I'm not sure how long we spoke, but eventually it dawned on me to inquire about the folks at the eastern end of the wildlife jam -- the ones not staring up at a tree-covered hillside. What were they looking at? "Oh, they're watching for the grizzly that just crossed the road not that long ago." Yes, once again, we had missed an encounter with a griz by a matter of minutes. We watched the wolves for a while and she volunteered that there had been a griz with two cubs of the year (COY) hanging out in that general area as well, but that they hadn't been sighted for the last couple of days and may have moved on. I thanked her for allowing me to use her scope, the conversation and bid her a good day as we continued west.
We found our quest for the day at the Boulder pulloff. There were roughly 30 bison, and it was a great case-study in bison behavior. There was bellowing. There were a couple rolling in the mud. There were a couple newborns nursing and probably a half dozen more that were trying to keep up with mom in that amusingly clumsy trot-hop-gallop that bison calves possess. We happily enjoyed having the pullout to ourselves as we shot numerous photos trying to do justice to the young carefree lives toddling along before us. Eventually, the entire group drifted far enough back from the road that they were out of camera range (at least MY camera range). That meant it was time to call Westward Ho! and continue down the road.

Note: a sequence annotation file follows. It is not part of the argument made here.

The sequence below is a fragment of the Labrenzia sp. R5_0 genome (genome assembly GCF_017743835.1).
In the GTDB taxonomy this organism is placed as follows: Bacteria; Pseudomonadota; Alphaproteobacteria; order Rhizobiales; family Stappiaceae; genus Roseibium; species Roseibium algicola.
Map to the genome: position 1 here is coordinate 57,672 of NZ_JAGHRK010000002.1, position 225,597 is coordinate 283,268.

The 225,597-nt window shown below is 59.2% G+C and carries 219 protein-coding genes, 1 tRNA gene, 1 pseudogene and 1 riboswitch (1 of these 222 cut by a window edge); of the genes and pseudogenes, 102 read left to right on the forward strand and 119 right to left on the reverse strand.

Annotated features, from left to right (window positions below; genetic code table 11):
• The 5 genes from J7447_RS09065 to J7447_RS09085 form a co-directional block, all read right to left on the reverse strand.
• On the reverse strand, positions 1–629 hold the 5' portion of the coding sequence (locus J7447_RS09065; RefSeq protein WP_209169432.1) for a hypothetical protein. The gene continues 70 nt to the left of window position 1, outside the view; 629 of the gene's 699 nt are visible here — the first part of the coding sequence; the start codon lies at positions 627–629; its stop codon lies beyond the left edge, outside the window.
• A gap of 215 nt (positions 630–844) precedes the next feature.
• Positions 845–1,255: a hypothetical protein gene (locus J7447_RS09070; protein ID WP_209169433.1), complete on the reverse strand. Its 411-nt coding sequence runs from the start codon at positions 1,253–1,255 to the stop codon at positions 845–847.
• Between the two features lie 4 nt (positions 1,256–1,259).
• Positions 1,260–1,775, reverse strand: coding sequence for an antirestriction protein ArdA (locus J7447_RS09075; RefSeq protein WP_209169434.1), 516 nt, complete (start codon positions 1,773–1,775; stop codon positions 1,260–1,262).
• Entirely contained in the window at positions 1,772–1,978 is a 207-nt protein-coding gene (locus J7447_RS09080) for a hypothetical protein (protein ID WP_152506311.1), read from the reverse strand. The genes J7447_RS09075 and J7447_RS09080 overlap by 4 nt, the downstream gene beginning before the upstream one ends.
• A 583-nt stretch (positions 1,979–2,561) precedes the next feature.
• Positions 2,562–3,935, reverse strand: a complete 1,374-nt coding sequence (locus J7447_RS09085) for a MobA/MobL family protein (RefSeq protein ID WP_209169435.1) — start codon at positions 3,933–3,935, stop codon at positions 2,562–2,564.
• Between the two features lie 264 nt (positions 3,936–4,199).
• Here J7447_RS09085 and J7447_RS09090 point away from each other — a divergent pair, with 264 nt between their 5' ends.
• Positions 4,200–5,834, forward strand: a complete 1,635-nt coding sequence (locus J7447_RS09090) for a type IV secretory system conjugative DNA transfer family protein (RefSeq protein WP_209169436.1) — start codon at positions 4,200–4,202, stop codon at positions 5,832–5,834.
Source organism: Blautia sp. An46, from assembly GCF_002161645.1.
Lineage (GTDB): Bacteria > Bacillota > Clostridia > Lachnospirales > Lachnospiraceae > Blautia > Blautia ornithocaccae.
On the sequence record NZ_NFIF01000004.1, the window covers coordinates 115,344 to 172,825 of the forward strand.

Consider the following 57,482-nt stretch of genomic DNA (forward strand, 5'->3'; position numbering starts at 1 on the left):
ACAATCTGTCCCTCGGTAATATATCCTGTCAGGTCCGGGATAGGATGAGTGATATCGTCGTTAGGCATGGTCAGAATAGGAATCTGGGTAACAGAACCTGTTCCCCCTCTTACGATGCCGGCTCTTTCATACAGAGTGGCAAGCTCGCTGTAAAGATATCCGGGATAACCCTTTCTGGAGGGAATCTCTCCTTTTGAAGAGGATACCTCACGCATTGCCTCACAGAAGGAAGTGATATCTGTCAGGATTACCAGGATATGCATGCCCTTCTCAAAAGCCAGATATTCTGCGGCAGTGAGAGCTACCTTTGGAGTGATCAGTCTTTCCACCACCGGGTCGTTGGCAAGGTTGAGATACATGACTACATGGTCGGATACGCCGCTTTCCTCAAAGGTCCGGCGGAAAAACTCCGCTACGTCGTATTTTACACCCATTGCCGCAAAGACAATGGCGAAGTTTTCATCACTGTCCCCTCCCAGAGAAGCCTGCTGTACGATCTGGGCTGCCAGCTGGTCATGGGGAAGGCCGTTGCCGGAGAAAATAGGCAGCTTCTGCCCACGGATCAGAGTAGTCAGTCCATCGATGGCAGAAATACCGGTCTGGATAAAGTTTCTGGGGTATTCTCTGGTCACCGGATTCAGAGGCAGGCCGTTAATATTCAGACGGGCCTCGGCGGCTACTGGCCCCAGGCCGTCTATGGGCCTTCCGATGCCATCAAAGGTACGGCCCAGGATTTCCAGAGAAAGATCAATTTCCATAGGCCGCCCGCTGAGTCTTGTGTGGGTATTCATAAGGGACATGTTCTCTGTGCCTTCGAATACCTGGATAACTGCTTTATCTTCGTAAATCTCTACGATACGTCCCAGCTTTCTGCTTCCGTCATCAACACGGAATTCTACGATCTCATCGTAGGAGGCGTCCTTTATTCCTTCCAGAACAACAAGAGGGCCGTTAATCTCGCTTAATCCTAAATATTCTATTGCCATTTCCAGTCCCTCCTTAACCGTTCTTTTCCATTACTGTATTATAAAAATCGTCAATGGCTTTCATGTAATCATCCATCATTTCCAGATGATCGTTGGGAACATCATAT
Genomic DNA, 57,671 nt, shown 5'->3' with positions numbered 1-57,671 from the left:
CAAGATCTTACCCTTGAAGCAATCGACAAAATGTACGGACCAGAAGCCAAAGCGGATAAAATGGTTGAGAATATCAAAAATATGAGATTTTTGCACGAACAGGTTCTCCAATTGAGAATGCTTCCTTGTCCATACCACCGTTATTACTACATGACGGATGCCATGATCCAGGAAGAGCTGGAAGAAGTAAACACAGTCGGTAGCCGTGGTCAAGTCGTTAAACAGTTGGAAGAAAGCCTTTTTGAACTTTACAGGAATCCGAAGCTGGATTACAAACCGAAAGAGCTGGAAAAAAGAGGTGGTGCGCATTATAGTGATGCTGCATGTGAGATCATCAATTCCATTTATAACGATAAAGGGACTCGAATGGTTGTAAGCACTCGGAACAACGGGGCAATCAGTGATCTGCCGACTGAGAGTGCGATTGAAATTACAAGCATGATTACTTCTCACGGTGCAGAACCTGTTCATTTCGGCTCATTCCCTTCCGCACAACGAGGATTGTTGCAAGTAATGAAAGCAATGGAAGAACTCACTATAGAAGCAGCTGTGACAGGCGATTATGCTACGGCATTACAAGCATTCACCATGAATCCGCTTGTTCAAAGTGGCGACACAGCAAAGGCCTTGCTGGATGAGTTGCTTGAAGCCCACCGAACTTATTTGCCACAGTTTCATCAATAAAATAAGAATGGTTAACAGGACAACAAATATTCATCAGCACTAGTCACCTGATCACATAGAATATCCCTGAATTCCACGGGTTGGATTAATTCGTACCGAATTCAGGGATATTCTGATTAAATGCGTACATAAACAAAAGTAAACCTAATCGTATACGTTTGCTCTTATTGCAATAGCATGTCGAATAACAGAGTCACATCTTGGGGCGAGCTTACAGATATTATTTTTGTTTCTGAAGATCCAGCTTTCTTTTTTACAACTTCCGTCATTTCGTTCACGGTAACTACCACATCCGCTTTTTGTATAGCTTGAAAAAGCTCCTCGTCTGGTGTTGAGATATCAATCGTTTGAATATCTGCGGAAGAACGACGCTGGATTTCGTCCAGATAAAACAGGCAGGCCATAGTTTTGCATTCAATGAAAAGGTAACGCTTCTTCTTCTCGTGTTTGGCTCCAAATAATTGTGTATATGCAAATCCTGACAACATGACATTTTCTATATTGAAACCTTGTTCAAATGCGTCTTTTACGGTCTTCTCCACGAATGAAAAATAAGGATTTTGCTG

Approaching Specimen Ridge, there were five pronghorn hanging out very tight to the highway. I expected them to bolt as I slowed down, pronghorn being skittish creatures in my experience. These were anything but. In fact, they hardly reacted as I stopped the vehicle so the kids could get an up-close view of the creatures they normally only see as a white rear end sproinging off into the distance as we drive through Wyoming.
A half-dozen bighorns were walking amongst the trees between the Specimen trailhead and the Yellowstone picnic area. With an evil-ish looking dark grey cloud immediately to the west and the vehicle clock ticking past 5:00 p.m., we decided to make that our turnaround point. I also wanted to head back to the long pullout just before the construction zone, just in case the griz that had crossed the road was lumbering down to the river.
As we got back toward the construction zone, I knew I was right on the money. A roadside parking jam of 7-8 cars had materialized where none had been on the way in. Our griz was out a couple hundred yards from the road, but near enough that a pair of binoculars provided quite a show at the good-sized animal as it lumbered through marshy areas and occasionally snuffed the ground. We watched for quite some time until he wandered off and resumed our homeward trek.
The myriad of bison in Lamar Valley that we had encountered were in the process of moving up from the valley floor onto the hillside for the night. This meant a very slow go of things as we yielded to all cross-traffic, including the pair that felt it necessary to scuffle some 30 feet or so in front of us in the center of the highway. I imagined how the conversation with my insurance adjustor would go should they get too wrapped up in their proceedings to notice my car. Somewhere in here, the dark cloud overtook us and the rains resumed.